The second thing that you need to know about the response times are that an asterisk indicates that a request has timed out. This may or may not indicate a problem, depending on how the asterisk appears. If you look at hop number 19 in the output above, you will notice that all three response time values are presented as asterisks. When you see three asterisks in a row, it usually means that the device that is being pinged on at hop has its firewall configured to reject ICMP packets this will cause each of the timers to timeout, and the final column will simply display the words Request Timed Out.
Keep in mind though that although this is usually the case, it is not the only possibility. Trace route will also display three asterisks when the device in question is unreachable. Of course that raises the question of how you can tell the difference between a site that blocks ICMP packets, and a link failure? Well, it can be a little tricky.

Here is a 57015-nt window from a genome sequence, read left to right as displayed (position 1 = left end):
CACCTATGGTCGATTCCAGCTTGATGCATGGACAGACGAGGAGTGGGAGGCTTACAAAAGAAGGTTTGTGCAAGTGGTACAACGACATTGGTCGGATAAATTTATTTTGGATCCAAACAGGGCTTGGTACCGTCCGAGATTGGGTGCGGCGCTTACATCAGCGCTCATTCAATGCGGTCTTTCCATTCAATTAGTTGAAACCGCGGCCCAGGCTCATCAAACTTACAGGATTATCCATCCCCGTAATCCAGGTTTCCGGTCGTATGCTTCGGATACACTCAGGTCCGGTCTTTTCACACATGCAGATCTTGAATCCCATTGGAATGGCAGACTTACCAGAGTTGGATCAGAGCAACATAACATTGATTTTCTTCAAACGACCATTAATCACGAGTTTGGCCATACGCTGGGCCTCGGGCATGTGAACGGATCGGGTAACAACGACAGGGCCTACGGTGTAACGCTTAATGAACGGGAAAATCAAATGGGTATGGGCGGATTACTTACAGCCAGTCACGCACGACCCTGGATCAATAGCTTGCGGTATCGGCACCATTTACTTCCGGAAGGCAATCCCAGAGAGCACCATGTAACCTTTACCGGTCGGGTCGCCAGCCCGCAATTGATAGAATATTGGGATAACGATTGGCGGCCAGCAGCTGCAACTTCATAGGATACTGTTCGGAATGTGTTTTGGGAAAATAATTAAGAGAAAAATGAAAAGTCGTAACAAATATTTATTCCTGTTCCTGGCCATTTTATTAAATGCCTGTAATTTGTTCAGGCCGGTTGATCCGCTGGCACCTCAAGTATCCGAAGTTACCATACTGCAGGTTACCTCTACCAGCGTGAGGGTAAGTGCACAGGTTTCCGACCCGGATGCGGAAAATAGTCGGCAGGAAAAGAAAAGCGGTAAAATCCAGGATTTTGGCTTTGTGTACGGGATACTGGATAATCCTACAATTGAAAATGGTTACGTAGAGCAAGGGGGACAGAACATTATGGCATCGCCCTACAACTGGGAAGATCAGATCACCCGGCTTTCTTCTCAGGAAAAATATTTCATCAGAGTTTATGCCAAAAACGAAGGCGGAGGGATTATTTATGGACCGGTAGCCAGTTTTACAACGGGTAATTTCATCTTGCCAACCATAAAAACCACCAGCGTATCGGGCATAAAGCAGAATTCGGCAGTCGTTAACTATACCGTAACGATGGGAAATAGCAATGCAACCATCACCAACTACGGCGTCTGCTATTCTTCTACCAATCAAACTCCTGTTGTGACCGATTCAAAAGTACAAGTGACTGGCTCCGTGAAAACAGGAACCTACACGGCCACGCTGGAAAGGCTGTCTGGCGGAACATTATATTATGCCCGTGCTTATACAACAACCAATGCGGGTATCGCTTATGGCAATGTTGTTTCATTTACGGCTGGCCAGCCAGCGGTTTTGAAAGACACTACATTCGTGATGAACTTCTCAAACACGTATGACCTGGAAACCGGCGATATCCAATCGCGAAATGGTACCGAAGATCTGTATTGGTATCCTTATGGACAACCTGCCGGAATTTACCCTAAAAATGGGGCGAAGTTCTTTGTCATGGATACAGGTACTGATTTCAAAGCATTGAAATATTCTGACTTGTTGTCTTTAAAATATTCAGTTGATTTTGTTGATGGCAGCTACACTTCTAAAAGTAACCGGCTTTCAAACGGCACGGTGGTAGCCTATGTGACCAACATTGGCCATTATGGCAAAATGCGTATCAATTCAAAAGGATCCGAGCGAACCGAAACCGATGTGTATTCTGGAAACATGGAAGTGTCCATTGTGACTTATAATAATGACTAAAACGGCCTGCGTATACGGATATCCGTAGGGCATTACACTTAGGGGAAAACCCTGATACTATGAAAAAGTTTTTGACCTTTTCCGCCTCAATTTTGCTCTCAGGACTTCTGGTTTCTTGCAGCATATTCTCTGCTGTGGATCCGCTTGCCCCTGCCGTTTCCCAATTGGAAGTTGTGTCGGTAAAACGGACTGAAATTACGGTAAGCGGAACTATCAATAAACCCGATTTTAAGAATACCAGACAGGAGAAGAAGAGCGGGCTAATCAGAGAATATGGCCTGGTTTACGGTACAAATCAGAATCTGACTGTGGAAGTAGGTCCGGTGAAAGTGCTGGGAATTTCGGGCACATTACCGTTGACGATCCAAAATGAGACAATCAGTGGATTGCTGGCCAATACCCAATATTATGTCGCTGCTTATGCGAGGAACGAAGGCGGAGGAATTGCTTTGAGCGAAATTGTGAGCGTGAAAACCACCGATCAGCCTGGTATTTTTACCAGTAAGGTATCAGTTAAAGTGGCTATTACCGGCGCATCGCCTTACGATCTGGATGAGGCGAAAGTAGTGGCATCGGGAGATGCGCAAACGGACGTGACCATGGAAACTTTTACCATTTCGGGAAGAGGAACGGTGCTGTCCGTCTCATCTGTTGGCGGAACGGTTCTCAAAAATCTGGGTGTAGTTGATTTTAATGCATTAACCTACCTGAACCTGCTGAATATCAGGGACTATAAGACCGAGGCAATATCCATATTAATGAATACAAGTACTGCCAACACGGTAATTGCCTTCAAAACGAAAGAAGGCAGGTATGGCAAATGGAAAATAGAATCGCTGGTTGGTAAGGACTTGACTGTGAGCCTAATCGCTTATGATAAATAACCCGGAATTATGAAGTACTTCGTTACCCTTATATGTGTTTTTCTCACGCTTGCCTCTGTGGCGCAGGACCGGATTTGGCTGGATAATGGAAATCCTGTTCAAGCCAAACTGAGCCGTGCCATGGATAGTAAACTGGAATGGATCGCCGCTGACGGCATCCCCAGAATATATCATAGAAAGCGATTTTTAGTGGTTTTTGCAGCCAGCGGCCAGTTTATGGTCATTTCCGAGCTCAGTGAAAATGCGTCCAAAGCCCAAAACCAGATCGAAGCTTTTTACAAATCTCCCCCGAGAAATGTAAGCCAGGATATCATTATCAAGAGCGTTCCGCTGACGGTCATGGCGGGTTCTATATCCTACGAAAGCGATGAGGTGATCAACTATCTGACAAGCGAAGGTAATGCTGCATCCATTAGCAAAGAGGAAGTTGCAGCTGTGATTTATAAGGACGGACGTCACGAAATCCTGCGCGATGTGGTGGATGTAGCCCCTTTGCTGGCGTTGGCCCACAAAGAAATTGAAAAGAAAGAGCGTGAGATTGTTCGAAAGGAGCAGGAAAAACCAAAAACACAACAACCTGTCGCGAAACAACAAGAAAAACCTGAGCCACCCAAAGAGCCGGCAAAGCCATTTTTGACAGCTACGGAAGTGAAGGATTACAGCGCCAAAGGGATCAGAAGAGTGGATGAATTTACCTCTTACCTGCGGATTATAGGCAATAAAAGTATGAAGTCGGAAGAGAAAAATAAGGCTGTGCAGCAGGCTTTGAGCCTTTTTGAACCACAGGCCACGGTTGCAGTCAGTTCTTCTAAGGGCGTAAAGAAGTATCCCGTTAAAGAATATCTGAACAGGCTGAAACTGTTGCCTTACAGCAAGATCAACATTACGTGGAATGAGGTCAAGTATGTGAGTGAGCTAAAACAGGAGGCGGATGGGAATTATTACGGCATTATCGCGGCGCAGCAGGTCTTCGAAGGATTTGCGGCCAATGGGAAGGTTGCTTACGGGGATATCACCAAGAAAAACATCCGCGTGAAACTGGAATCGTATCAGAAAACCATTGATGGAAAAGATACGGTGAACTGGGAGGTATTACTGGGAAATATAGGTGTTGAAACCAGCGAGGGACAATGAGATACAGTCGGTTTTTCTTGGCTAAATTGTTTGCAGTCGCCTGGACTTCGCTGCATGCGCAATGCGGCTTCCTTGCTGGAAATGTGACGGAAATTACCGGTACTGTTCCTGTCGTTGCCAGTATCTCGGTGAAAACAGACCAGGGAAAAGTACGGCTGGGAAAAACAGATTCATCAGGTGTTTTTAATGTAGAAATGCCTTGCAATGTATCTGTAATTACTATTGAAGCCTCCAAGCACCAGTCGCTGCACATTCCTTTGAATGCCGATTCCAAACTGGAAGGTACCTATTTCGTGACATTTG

At first glance, a link failure looks identical to what you see when a router or a host blocks ICMP requests. When a failure occurs, you are not going to see an error message. In fact, the process ends with the standard Trace Complete message.
There are two good signs that a link failure has occurred. One sign is that beyond a certain point in the trace, every result that is returned times out. Another sign of a link failure is that the TRACERT proceeds for a full 30 hops. Neither of these conditions guarantee that a link failure has occurred even when they occur together. For example, my Web site (www.brienposey.com) is working fine at the moment, and yet when I run a TRACERT against it, both of these symptoms show up, as shown in the output below: